The moral foundations of politics - ian shapiro (resumo)

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by Ian Shapiro (Yale University)
Substance of the course: the moral foundations of politics, of political argument.
Explore some traditions: Enlightenment and Anti- Enlightenment
Enlightenment. Two ideas
1) Basing the theories of politics on SCIENCE.
2) Individual freedom is the most important political good.
Three traditions: utilitarian, Marxist andcontratualist.
Utilitarianism: maximize the greatest happiness of the greatest number.
Marxism: different theory (historical materialism) but it too was based on this idea that we can have impersonal scientific principles that give us the right answer for the organization of society. We would eventually get to a world in which politics is replaced by administration, implying that all forms ofmoral disagreement will have gone away because we will have gotten technically r
Contratualism: What agreement would people would make if they were designing society for the first time.
Methodological approaching:
The most important question according to Shapiro: what legitimates a government?-------------------------------------------------
Two types of analysis will be held: internal (analytical and philosophical sense) and external (influence in the world). “Why there are good arguments (internally) there are not efficacious (externally) and bad arguments there are efficacious?”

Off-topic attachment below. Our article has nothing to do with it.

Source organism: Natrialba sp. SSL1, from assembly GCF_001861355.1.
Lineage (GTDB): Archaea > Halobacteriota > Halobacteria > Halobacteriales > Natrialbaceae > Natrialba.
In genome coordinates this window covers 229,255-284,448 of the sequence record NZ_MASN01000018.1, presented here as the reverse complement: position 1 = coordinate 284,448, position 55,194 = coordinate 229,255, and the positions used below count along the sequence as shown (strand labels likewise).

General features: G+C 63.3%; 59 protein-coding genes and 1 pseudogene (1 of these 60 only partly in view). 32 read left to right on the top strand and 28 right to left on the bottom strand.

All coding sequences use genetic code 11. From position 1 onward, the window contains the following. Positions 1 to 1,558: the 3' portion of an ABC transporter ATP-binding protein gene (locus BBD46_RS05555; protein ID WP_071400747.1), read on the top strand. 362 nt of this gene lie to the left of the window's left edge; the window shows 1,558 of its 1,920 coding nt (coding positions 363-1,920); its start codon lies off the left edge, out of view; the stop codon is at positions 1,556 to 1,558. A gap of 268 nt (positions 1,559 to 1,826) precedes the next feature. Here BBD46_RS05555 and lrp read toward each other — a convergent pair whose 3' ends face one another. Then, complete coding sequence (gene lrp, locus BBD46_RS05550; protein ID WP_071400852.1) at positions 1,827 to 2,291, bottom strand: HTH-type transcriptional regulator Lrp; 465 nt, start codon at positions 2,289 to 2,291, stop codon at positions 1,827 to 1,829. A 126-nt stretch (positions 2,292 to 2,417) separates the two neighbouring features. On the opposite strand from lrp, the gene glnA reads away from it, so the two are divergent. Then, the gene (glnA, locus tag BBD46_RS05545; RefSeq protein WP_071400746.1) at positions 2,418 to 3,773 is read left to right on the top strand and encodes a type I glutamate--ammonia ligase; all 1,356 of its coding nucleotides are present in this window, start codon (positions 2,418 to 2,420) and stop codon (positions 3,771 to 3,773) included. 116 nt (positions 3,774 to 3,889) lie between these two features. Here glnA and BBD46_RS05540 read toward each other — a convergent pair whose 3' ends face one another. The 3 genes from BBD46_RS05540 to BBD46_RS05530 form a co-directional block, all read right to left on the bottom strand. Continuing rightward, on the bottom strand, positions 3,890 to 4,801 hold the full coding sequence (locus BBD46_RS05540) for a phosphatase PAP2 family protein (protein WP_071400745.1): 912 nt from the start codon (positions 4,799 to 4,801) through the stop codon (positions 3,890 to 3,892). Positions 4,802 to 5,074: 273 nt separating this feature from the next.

Hanne Arendt’s “Eichmann in Jerusalem”
Reading questions: ->What two thingsmake you most uncomfortable about Eichmann’s actions? He should have been thinking about the consequences of his actions. Even though he didn’t hate jews, he wasn’t transporting ammo, but people. He also had too much loyalty for his superiors.
-> What two things make you most uncomfortable about the events surrounding Eichmann’s apprehension,trial, and execution?
Five answers to the the question: What legitimates a regime?
Utilitariansim (maximize), Marxism (exploitation), Contratualism (consent), anti-Elightenment (tradition), democratic (principle of affected interest)
What is law based on? Power? Science? God?
The Early Enlightenment (17th century)
Before studying these three variants of enlightenment thinking(utilitarianism, Marxism and social contract tradition) let’s try to define what the enlightenment was. First of all, as far as politics are consider, there’s a commitment to science in despite of tradition, religion and etc. Freedom is the other basis.
Enlightenment = Science + Freedom

Certainty and Science: Diagnostic Questions. The search forscientific certainty starts with Descartes (“I think therefore I am)
1. The sum of the interior angles of a triangle equal 180 degrees. Yes, it can be known with certainty. Analytic proposition
2. Earthquakes are caused by movements in subterranean tectonic plates. It is based on observation. Empiricalproposition.
3. Consent is the basis of political legitimacy. It’s not a purely scientific preposition.

However, in the early enlightenment, they would put prepositions 1 and 3 in the same category, which is, under scientific status. ‘Cause people make it!

According to Thomas Hobbes (six lessons to the professors of mathematics),“…Geometry therefore is demonstrable, for the lines and figures from which we reason are drawn and described by ourselves; and civil philosophy is demonstrable, because we make the commonwealth ourselves.”

* John Locke

Early Enlightment idea of science -> The Workmanship Ideal.

“The state of nature has a law of nature to govern it,...
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